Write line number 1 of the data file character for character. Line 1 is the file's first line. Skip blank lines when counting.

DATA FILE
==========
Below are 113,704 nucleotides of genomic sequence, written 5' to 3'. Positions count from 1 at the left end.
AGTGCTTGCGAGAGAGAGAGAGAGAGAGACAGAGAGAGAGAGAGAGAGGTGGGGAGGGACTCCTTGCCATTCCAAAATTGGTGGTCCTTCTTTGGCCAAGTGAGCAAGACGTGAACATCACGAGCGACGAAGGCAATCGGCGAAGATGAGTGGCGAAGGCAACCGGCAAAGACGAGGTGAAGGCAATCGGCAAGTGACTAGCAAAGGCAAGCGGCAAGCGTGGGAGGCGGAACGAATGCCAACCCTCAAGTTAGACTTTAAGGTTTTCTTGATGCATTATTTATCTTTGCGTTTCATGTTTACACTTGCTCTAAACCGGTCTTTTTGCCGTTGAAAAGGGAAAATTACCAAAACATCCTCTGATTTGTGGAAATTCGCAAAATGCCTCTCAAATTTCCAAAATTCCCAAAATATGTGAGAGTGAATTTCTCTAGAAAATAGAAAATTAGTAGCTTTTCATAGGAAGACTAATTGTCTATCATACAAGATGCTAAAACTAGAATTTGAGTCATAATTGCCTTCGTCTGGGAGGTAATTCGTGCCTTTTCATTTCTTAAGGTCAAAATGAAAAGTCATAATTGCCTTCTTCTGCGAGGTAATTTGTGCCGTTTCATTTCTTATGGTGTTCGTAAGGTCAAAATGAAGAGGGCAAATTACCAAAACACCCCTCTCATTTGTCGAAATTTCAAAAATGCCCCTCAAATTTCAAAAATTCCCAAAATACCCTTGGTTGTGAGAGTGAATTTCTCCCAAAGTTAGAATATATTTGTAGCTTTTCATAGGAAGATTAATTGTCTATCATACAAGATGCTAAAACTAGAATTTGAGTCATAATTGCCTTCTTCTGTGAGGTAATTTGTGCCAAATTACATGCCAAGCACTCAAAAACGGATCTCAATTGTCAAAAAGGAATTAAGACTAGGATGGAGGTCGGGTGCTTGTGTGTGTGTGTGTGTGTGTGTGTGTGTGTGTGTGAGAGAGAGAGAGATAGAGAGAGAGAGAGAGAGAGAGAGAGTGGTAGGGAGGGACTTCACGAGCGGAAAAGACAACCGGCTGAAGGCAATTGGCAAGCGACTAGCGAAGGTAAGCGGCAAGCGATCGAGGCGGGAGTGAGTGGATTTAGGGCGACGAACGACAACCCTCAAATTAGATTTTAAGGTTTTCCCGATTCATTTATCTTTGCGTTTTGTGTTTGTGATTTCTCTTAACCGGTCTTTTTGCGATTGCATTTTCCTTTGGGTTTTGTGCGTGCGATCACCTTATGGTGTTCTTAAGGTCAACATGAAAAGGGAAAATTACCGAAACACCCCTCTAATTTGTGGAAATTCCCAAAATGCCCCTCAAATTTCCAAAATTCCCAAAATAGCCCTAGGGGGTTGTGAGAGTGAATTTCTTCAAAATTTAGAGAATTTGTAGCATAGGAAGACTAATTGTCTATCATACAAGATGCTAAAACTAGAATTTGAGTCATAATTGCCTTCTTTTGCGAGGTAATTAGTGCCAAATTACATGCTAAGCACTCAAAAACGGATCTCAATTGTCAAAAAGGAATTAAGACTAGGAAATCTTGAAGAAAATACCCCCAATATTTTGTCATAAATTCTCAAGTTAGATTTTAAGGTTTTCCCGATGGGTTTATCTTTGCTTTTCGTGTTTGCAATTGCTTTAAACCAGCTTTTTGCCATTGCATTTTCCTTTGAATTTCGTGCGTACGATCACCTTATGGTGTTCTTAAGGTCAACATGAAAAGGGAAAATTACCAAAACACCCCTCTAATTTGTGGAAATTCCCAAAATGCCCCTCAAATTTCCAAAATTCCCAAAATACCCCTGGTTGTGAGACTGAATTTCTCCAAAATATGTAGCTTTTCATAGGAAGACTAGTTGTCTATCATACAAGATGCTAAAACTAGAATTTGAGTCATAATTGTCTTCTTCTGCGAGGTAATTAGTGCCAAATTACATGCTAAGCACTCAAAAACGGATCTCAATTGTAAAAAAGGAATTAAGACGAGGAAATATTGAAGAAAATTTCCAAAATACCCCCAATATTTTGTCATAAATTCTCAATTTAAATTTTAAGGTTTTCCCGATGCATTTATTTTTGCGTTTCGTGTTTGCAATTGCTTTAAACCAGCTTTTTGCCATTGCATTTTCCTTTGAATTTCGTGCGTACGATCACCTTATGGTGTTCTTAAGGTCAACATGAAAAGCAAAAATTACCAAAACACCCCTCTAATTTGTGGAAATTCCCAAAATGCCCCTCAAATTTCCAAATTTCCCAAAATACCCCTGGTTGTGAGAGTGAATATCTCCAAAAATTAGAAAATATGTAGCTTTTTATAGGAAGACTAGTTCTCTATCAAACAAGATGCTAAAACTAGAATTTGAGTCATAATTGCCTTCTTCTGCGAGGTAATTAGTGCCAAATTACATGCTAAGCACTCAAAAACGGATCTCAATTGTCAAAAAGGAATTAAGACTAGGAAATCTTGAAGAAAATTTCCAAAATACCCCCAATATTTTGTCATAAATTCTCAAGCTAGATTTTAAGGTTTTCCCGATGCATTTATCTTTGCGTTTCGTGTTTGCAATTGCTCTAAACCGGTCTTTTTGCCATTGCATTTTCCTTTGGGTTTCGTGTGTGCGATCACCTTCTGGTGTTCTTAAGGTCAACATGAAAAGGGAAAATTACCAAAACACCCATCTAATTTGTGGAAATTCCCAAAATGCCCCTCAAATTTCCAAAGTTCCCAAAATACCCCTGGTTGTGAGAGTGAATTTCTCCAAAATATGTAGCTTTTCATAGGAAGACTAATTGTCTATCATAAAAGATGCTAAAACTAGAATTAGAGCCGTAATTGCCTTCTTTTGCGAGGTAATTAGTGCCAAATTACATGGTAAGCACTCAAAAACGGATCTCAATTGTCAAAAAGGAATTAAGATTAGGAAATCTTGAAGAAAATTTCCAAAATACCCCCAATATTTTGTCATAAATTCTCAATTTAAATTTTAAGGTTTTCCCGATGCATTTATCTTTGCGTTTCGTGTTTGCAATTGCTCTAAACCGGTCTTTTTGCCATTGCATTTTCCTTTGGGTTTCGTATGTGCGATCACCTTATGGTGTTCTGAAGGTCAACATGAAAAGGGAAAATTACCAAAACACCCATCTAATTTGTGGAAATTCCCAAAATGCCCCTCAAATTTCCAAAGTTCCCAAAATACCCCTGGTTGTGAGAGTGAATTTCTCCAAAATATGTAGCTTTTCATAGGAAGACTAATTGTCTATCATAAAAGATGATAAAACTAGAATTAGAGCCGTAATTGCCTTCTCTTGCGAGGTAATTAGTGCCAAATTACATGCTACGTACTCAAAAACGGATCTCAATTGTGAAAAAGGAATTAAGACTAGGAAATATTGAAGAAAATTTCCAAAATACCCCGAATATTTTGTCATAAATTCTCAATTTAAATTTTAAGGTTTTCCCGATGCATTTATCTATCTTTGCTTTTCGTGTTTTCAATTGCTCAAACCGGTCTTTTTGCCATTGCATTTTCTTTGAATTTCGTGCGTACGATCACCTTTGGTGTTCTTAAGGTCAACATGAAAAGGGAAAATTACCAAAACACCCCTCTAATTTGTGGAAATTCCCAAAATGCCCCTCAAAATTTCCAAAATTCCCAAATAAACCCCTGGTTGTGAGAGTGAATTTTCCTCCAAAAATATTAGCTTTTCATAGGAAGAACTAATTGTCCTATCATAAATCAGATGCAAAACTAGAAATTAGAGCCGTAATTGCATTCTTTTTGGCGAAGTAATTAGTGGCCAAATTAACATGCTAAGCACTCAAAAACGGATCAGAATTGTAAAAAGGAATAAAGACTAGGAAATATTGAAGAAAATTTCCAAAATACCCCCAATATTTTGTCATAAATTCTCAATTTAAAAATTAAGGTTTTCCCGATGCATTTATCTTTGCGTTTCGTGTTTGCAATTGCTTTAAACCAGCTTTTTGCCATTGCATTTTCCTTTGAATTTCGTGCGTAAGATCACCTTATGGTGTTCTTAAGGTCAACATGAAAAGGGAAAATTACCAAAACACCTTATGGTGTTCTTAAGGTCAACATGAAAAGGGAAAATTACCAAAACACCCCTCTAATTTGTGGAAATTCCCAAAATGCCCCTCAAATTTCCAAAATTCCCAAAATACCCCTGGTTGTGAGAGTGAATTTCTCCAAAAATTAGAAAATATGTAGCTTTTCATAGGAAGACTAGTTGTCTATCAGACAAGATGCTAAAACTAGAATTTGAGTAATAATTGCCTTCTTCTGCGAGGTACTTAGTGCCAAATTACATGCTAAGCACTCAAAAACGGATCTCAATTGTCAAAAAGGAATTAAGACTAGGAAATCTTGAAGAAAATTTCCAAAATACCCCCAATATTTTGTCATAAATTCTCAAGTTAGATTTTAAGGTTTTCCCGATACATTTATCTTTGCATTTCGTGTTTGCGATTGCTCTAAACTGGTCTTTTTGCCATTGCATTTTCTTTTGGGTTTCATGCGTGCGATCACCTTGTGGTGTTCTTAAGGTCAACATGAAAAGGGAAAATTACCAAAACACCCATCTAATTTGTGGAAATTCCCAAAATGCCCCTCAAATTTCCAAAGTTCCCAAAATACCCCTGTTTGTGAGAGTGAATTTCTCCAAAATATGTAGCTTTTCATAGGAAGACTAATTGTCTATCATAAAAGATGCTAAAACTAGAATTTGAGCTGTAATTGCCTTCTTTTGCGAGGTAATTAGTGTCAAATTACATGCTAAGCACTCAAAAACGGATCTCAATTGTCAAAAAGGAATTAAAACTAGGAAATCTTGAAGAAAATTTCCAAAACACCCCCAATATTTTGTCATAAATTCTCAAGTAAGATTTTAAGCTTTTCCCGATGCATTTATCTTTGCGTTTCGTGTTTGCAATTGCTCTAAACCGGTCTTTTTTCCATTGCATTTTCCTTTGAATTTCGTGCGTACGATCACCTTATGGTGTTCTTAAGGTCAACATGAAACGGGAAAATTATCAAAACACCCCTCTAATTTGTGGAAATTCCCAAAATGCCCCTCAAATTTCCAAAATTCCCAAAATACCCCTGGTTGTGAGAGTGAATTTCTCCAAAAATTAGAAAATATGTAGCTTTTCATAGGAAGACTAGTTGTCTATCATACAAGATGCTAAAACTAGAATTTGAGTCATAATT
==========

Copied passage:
Below are 113,704 nucleotides of genomic sequence, written 5' to 3'. Positions count from 1 at the left end.